Nurturing bodies, honoring loss - The new huge impact of California’s recent SB 848 now explained

SDOC News

Starting January 1, 2024, California's Senate Bill (SB) 848 will require employers to grant eligible employees up to five days of reproductive loss leave. Enacted on October 11, 2023, SB 848 applies to all private employers with five or more employees.

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Embryo, approximately 8 weeks from conception, 10 weeks estimated gestational age from LMP.Photo bylunar caustic, CC BY-SA 2.0, via Wikimedia Commons

What is considered a "reproductive loss?"

Under SB 848, a reproductive loss includes the following:

Miscarriage "by a person, by the person's current spouse or domestic partner, or by another individual if the person would have been a parent of a child born as a result of the pregnancy."

Stillbirth "resulting from a person's pregnancy, the pregnancy of a person's current spouse or domestic partner, or another individual, if the person would have been a parent of a child born as a result of the pregnancy that ended in stillbirth."

Failed adoption is "the dissolution or breach of an adoption agreement with the birth mother or legal guardian, or an adoption that is not finalized because it is contested by another party. This event applies to a person who would have been a parent of the adoptee if the adoption had been completed."

Failed surrogacy is "the dissolution or breach of a surrogacy agreement, or a failed embryo transfer to the surrogate. This event applies to a person who would have been a parent of a child born as a result of the surrogacy."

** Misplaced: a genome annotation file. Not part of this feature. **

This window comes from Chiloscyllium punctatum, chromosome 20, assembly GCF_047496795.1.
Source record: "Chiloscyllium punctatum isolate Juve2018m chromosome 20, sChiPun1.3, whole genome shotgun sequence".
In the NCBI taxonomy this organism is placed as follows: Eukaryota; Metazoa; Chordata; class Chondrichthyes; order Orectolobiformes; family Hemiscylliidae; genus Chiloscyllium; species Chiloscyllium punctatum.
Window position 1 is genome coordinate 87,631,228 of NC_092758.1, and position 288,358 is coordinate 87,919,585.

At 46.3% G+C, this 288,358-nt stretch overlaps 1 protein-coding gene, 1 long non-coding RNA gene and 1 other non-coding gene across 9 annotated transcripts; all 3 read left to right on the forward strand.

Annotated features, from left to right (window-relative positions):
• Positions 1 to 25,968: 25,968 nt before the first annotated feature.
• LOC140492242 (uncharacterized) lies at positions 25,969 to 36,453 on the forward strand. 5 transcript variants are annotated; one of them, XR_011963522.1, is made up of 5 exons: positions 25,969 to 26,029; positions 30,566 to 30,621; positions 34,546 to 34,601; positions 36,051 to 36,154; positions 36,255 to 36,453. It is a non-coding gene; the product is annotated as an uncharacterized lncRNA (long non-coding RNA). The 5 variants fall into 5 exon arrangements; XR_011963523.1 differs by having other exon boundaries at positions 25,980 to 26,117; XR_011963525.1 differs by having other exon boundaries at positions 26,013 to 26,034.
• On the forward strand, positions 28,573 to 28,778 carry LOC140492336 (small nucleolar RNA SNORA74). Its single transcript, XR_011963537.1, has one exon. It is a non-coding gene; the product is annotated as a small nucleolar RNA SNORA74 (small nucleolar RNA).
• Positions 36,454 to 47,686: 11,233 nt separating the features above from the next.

Unsuccessful assisted reproduction is "an unsuccessful round of intrauterine insemination or of an assisted reproductive technology procedure. This event applies to a person, the person's current spouse or domestic partner, or another individual if the person would have been a parent of a child born as a result of the pregnancy."

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Senate Bill No. 848Photo bySDOC News/Legislative Counsel Bureau

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Purpose and Impact of SB 848

Currently, employees of employers with five or more employees may take up to 12 weeks of family leave to care for a newborn child or to care for family members facing a severe medical condition. Additionally, bereavement leave is available upon the death of specific family members.

Despite the existence of these leaves, there is nothing that specifically addresses the unique challenges faced by a worker undergoing reproductive assistance. According to the Bill's Senate Floor Analysis,

Approximately half of all pregnancies end in miscarriage, and up to 15 percent of known pregnancies end in the traumatizing event of miscarriage or stillbirth. Existing family leave programs don't fully apply to parents experiencing reproductive loss.

Additionally,

Bereavement Leave does not include instances of stillbirth, miscarriage, fertility, or adoption loss events suffered by millions of family. Additionally, PDL only applies to the parent physically carrying a child to term and does not provide leave time to the other parent

SB 848 Key takeaways

Employees may take up to five days of reproductive loss leave after a reproductive loss event, not to exceed 20 days within 12 months for multiple events.

Leave days taken for reproductive loss leave may be nonconsecutive.

Employees have 90 days from the event to complete leave.

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